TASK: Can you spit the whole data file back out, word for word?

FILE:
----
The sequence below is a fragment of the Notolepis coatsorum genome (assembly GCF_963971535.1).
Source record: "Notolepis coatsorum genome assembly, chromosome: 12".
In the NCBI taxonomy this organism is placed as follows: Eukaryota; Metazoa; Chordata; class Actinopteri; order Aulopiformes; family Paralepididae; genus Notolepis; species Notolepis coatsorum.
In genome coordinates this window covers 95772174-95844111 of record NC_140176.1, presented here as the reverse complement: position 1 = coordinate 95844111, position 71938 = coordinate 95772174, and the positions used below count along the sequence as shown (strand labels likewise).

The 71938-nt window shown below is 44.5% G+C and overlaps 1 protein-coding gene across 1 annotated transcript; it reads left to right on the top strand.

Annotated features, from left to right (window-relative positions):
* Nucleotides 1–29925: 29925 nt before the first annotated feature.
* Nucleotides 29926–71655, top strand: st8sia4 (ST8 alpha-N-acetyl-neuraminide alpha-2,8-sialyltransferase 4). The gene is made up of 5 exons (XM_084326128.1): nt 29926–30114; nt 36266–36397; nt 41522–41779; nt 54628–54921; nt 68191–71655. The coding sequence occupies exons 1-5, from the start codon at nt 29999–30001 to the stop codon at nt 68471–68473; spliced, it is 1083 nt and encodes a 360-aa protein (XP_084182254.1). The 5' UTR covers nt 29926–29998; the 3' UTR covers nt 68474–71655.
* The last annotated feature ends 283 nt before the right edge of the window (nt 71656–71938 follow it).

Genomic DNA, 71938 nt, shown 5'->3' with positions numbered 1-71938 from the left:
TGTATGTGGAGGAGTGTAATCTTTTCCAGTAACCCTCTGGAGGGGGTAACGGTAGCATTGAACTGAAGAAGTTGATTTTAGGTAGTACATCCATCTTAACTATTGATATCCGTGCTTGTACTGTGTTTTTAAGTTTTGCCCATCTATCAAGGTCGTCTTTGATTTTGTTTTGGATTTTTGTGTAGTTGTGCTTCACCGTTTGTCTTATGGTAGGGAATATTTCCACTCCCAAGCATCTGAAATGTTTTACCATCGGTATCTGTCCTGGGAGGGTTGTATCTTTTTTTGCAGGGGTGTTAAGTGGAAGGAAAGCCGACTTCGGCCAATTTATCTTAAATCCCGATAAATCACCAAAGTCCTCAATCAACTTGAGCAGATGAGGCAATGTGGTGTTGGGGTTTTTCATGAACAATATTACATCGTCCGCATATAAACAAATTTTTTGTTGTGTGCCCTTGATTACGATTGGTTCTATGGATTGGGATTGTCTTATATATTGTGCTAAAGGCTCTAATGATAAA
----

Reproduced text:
The sequence below is a fragment of the Notolepis coatsorum genome (assembly GCF_963971535.1).
Source record: "Notolepis coatsorum genome assembly, chromosome: 12".
In the NCBI taxonomy this organism is placed as follows: Eukaryota; Metazoa; Chordata; class Actinopteri; order Aulopiformes; family Paralepididae; genus Notolepis; species Notolepis coatsorum.
In genome coordinates this window covers 95772174-95844111 of record NC_140176.1, presented here as the reverse complement: position 1 = coordinate 95844111, position 71938 = coordinate 95772174, and the positions used below count along the sequence as shown (strand labels likewise).

The 71938-nt window shown below is 44.5% G+C and overlaps 1 protein-coding gene across 1 annotated transcript; it reads left to right on the top strand.

Annotated features, from left to right (window-relative positions):
* Nucleotides 1–29925: 29925 nt before the first annotated feature.
* Nucleotides 29926–71655, top strand: st8sia4 (ST8 alpha-N-acetyl-neuraminide alpha-2,8-sialyltransferase 4). The gene is made up of 5 exons (XM_084326128.1): nt 29926–30114; nt 36266–36397; nt 41522–41779; nt 54628–54921; nt 68191–71655. The coding sequence occupies exons 1-5, from the start codon at nt 29999–30001 to the stop codon at nt 68471–68473; spliced, it is 1083 nt and encodes a 360-aa protein (XP_084182254.1). The 5' UTR covers nt 29926–29998; the 3' UTR covers nt 68474–71655.
* The last annotated feature ends 283 nt before the right edge of the window (nt 71656–71938 follow it).

Genomic DNA, 71938 nt, shown 5'->3' with positions numbered 1-71938 from the left:
TGTATGTGGAGGAGTGTAATCTTTTCCAGTAACCCTCTGGAGGGGGTAACGGTAGCATTGAACTGAAGAAGTTGATTTTAGGTAGTACATCCATCTTAACTATTGATATCCGTGCTTGTACTGTGTTTTTAAGTTTTGCCCATCTATCAAGGTCGTCTTTGATTTTGTTTTGGATTTTTGTGTAGTTGTGCTTCACCGTTTGTCTTATGGTAGGGAATATTTCCACTCCCAAGCATCTGAAATGTTTTACCATCGGTATCTGTCCTGGGAGGGTTGTATCTTTTTTTGCAGGGGTGTTAAGTGGAAGGAAAGCCGACTTCGGCCAATTTATCTTAAATCCCGATAAATCACCAAAGTCCTCAATCAACTTGAGCAGATGAGGCAATGTGGTGTTGGGGTTTTTCATGAACAATATTACATCGTCCGCATATAAACAAATTTTTTGTTGTGTGCCCTTGATTACGATTGGTTCTATGGATTGGGATTGTCTTATATATTGTGCTAAAGGCTCTAATGATAAA